LUQA, Malta, APRIL 18, 2010 (Zenit.org).- Although Benedict XVI’s apostolic trip to Malta lasted only two days, his presence will be felt in the nation for “a long time to come,” according to the Maltese president.
George Abela said this today at Malta’s International Airport at the farewell ceremony that brought an end to the Pontiff’s 26-hour visit to the country.
“Your spirit will remain with us to continue nourishing our faith for a long time to come,” he said, adding that the Holy Father supplied Malta with the “provisions we need, the gifts which only our pastor can bestow.”
Abela told Benedict XVI that he believes the Maltese will “continue to openly and eloquently profess their faith and the Christian values of charity and solidarity with all mankind and to endeavor to share these gifts with others, not only in this country but also beyond our shores as so many Maltese missionaries do in many countries around the world.”
“Hope has been renewed in us and we have been strengthened to face our future more securely even in our daily lives,” he added.
The president also thanked the Pope for meeting with a small group of victims of clerical sexual abuse earlier today: “We were all moved today to learn that you personally met victims who allege abuse who requested to see you, and that they found comfort in your words that I am sure will relieve some of the pain they have suffered for many years.”
“Your sensitivity to their plight fills us with joy,” said Abela, “and I wish to thank you for finding the time to personally address this delicate issue.”
In his address, Benedict XVI said that his time in Malta gave him “a deeper appreciation of how the Gospel preached by St. Paul has shaped the spiritual identity of the Maltese people.”
“As I leave you,” he said, “let me encourage you once more to cultivate a deep awareness of your identity and to embrace the responsibilities that flow from it, especially by promoting the Gospel values that will grant you a clear vision of human dignity and the common origin and destiny of mankind.”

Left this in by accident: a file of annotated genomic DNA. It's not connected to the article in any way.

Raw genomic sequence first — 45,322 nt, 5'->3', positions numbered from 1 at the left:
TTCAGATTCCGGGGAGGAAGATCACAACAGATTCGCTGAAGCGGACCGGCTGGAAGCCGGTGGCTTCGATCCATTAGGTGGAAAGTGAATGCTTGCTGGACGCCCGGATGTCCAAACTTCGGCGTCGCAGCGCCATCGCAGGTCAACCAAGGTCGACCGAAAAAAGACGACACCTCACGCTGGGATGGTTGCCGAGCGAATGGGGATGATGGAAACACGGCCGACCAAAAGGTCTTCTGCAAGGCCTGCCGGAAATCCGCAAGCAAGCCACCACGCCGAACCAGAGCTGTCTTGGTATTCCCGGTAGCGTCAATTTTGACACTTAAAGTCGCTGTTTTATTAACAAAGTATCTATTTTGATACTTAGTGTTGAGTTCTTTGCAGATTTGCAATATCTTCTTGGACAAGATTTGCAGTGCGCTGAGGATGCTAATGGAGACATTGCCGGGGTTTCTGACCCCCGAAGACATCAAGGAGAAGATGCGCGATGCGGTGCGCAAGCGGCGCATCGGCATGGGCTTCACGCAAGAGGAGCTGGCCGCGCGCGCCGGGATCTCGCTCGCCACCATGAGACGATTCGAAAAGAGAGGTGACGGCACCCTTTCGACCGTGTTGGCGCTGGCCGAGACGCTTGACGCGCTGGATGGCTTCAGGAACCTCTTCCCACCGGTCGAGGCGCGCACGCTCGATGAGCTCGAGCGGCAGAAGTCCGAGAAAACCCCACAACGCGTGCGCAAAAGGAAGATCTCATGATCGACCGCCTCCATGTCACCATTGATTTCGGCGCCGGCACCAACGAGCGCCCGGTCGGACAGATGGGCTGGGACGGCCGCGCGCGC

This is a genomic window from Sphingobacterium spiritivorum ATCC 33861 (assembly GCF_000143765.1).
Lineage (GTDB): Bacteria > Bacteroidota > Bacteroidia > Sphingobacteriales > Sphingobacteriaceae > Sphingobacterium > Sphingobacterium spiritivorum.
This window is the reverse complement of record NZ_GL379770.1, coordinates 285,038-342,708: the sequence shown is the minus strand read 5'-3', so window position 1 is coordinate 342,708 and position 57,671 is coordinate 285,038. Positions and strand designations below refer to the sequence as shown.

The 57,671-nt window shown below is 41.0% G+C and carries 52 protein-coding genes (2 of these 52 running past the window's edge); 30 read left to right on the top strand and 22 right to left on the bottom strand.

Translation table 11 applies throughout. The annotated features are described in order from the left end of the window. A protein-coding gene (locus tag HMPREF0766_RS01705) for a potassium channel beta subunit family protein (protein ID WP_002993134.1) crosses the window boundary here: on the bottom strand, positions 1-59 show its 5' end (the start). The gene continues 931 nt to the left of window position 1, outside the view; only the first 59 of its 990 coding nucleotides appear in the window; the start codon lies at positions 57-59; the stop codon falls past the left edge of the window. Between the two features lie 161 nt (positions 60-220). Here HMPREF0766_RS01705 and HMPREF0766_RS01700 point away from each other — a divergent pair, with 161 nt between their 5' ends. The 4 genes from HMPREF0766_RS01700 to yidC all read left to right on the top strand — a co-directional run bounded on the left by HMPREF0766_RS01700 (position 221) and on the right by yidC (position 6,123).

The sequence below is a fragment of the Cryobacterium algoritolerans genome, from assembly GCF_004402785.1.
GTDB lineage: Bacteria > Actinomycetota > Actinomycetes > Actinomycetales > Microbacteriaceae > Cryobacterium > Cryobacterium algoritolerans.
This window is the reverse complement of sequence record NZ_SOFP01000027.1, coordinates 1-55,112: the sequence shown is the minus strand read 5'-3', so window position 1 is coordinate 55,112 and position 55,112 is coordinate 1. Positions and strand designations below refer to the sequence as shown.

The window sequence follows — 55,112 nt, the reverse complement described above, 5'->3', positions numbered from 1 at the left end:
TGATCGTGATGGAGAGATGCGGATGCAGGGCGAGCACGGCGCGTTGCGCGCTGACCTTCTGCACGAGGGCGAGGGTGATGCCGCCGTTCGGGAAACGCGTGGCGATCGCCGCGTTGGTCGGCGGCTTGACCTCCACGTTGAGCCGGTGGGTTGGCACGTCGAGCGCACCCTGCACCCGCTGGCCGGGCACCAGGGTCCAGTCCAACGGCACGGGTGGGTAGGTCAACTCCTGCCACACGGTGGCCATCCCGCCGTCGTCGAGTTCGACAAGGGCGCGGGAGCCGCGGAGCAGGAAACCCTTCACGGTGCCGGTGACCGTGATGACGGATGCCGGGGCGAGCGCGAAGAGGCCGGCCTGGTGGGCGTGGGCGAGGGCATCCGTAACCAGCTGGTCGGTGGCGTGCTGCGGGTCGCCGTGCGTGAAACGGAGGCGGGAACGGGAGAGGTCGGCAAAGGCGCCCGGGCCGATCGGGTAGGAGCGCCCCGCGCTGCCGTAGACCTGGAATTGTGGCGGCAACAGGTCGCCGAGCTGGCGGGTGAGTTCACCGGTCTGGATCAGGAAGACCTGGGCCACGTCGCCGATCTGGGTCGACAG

The Pontiff then encouraged the people of Malta to “be an example, at home and abroad, of dynamic Christian living. Be proud of your Christian vocation. Cherish your religious and cultural heritage.
“Look to the future with hope, with profound respect for God’s creation, with reverence for human life, and with high esteem for marriage and the integrity of the family!”
He added in Maltese, “Be worthy sons and daughters of St. Paul!”
Benedict XVI then addressed the problem of the mass immigration of refugees exiting Africa and heading to Europe, a problem he called a “great challenge of our time” during a press conference en route to Malta.
The Pope encouraged the Maltese to do what they can to alleviate the suffering of those in search of a better life: “Many immigrants arrive on Malta’s shores, some fleeing from situations of violence and persecution, others in search of better conditions of life.
“I am aware of the difficulties that welcoming a large number of people may cause, difficulties which cannot be solved by any country of first arrival on its own.
“At the same time, I am also confident that, on the strength of its Christian roots and its long and proud history of welcoming strangers, Malta will endeavor, with the support of other states and international organizations, to come to the aid of those who arrive here and to ensure that their rights be respected.”
The Holy Father said the ability of Malta to carry out this task depends on “an unwavering dedication to […] dialogue and cooperation within the international and European communities, key forums in which Malta bears witness to the Christian values that have helped to shape her identity.”
“Unity, solidarity and mutual respect stand at the basis of your social and political life,” he added. “Inspired by your Catholic faith, they are the compass that will guide you in the search for authentic and integral development.
“The treasure of the Church’s social teaching will inspire and guide these efforts. Never allow your true identity to be compromised by indifferentism or relativism.”
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On ZENIT’s Web page:
Full text of Pope’s address: www.zenit.org/article-28955?l=english
Full text of Abela’s address: www.zenit.org/article-28957?l=english